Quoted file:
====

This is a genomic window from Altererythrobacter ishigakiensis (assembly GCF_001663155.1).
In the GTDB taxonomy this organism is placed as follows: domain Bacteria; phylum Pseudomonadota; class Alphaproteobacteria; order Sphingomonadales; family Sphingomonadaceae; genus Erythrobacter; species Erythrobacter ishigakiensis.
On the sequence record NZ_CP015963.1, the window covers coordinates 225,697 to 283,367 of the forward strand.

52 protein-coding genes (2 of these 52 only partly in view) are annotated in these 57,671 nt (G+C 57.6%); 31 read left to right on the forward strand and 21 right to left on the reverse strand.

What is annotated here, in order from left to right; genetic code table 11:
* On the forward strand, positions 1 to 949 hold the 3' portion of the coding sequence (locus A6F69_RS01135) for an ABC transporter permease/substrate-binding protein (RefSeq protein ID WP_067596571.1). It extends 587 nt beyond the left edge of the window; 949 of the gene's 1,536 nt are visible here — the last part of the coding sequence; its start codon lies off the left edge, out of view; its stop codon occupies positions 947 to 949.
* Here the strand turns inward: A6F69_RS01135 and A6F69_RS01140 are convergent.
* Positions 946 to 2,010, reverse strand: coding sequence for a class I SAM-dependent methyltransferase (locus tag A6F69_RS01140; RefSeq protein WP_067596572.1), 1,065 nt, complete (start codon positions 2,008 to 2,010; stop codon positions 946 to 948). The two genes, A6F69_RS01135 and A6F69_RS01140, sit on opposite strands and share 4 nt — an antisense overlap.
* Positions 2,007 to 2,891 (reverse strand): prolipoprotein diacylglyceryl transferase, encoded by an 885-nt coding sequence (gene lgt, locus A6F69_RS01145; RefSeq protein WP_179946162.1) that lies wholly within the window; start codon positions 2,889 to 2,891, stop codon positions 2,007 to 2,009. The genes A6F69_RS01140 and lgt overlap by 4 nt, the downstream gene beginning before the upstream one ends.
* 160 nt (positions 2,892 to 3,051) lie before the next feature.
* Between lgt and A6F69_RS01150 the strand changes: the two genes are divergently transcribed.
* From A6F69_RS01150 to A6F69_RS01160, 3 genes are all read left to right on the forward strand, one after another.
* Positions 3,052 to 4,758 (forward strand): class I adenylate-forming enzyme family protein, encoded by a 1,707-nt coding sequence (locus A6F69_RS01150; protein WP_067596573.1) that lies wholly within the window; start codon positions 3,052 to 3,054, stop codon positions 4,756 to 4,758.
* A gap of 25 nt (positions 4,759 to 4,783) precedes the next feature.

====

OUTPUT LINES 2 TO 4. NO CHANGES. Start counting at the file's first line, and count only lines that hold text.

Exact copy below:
In the GTDB taxonomy this organism is placed as follows: domain Bacteria; phylum Pseudomonadota; class Alphaproteobacteria; order Sphingomonadales; family Sphingomonadaceae; genus Erythrobacter; species Erythrobacter ishigakiensis.
On the sequence record NZ_CP015963.1, the window covers coordinates 225,697 to 283,367 of the forward strand.

52 protein-coding genes (2 of these 52 only partly in view) are annotated in these 57,671 nt (G+C 57.6%); 31 read left to right on the forward strand and 21 right to left on the reverse strand.